Who is to blame for the chaos outside the Stade de France in Paris on 28 May that caused the Champions League final between Real Madrid and Liverpool to be delayed by over half an hour – and may have come close to ending in the serious injury of fans?
The French government and Uefa, the European football federation, have placed responsibility with tens of thousands of Liverpool fans allegedly attempting to enter the grounds without tickets. Gérald Darmanin, the French interior minister, tweeted – minutes after the end of the match – that: “Thousands of British ‘fans,’ without tickets or holding counterfeit tickets, forced their way in and sometimes assaulted the stewards.”
A statement from the Paris police also blamed fans who did not have valid tickets. Amélie Oudéa-Castéra, the sports minister, put the number as high as 30,000 to 40,000. In a televised briefing on 30 May, Darmanin doubled down on the official line, claiming that “such events” happen “only with… certain English clubs”, while also apologising for how the match unfolded.
The French press was quick to cast doubt on this version of events. Journalists held a combination of factors to blame: Liverpool fans used an unexpected route to the stadium because of a train strike; and stewards were not prepared for the number of fans turning up at gates unsuited for admitting that many people. As tensions rose, the police responded by tear gassing a largely peaceful crowd, compounding fans' frustration and adding to the risks of a crush, witnesses told me.[See also: For France's ethnic minorities, police brutality is all too familiar]
Some problems can be ascribed to a strike on the B line of the RER suburban network, which would typically be used by the bulk of fans to reach the stadium, on the day of the final. Liverpool fans were reportedly advised at the Châtelet hub to instead take the D line. Exiting from the RER D station, however, thousands headed to the stadium via a route with a far lower capacity than required. About 37,000 fans used the RER D station around the time of the match, over three times more than at previous comparable events. There was a bottleneck close to the stadium, with fans not being admitted while more arrived behind them.
A number of fans trying to make their way in without valid tickets was also a factor, though most observers are sceptical that their numbers approach the tens of thousands the French authorities are claiming. Nor were all of them Liverpool supporters, with reports from the scene indicating that at least some were locals from the surrounding Seine-Saint-Denis area trying to enter illicitly.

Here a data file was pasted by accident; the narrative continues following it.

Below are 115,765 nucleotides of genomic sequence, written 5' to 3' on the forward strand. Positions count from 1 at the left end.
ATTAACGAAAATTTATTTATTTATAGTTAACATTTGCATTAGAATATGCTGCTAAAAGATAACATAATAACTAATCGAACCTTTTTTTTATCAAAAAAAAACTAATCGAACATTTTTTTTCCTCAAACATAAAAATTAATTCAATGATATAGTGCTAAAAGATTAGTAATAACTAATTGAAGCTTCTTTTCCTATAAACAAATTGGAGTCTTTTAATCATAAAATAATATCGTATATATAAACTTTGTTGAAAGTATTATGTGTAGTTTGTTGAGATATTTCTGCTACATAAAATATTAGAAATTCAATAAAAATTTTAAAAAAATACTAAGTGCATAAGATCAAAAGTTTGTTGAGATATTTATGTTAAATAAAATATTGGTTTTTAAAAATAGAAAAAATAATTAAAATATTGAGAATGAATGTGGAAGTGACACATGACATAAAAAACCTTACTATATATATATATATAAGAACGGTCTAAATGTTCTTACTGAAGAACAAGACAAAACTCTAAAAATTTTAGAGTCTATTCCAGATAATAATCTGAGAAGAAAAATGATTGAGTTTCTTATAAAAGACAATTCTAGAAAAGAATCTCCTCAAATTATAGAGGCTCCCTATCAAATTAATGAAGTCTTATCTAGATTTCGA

Thousands of fans were not allowed entry to the stadium, despite some holding valid tickets. “There was no recourse for people who the stewards decided didn’t have a valid ticket,” Matt Pearson, a reporter who attended the match, told me. This led to a build-up of fans – including some who knew they had a right to be there – at the gate as kick-off approached.
Police stationed at the match used harsh crowd-control methods as a first resort against the increasingly frustrated fans, according to witnesses. “The police’s main methods seemed to be to employ tear gas or pepper spray to try and disperse the area – before they had worked out exactly what was happening,” Pearson said.
Andrew, a Liverpool fan, told me that “from the station onwards, police refused to communicate with anyone unless it was via gas, baton or shield”.
Sebastian Roché, a sociologist, told Le Monde that French police are trained to see all crowds as a homogeneous group, even if the majority are peaceful and only a minority are troublemakers. “Officers are trained to use [methods such as tear gas and batons] in contexts of so-called ‘maintenance of order’… Police are taught to employ superior force to what they perceive to be facing them.”
The tear gas caused fans to retreat from the gates even as more continued to arrive, according to Andrew. “People fled what we learned later were tear gas attacks behind us, while people returned from Gate A, which was also shut, creating a crush from both sides,” he said.
It is possible that the culture of Liverpool fans, the history of whose club has been marked above all by the 1989 Hillsborough disaster in which 97 people died, may in fact have helped to prevent the crush turning fatal. “People were sensitive of what causes crowds to get worse and took every step to mitigate that. I’ve never felt more supported by so many people in such a dangerous situation,” Andrew said.
The French government and Uefa’s line that the problems were entirely caused by tens of thousands of British fans trying to enter the stadium without tickets is viewed as implausible by observers I spoke to. There is little or no precedent for a large European football match being disrupted by fraud in the tens of thousands, representing up to half of the Stade de France’s capacity.
A refusal to accept, against most evidence, that serious organisational problems contributed to the dangerous chaos in addition to a number of ticketless fans raises questions about future large-scale events France is hosting, including the Rugby World Cup next year and the 2024 Olympics.[See also: Jürgen Klopp and the mystique of the team]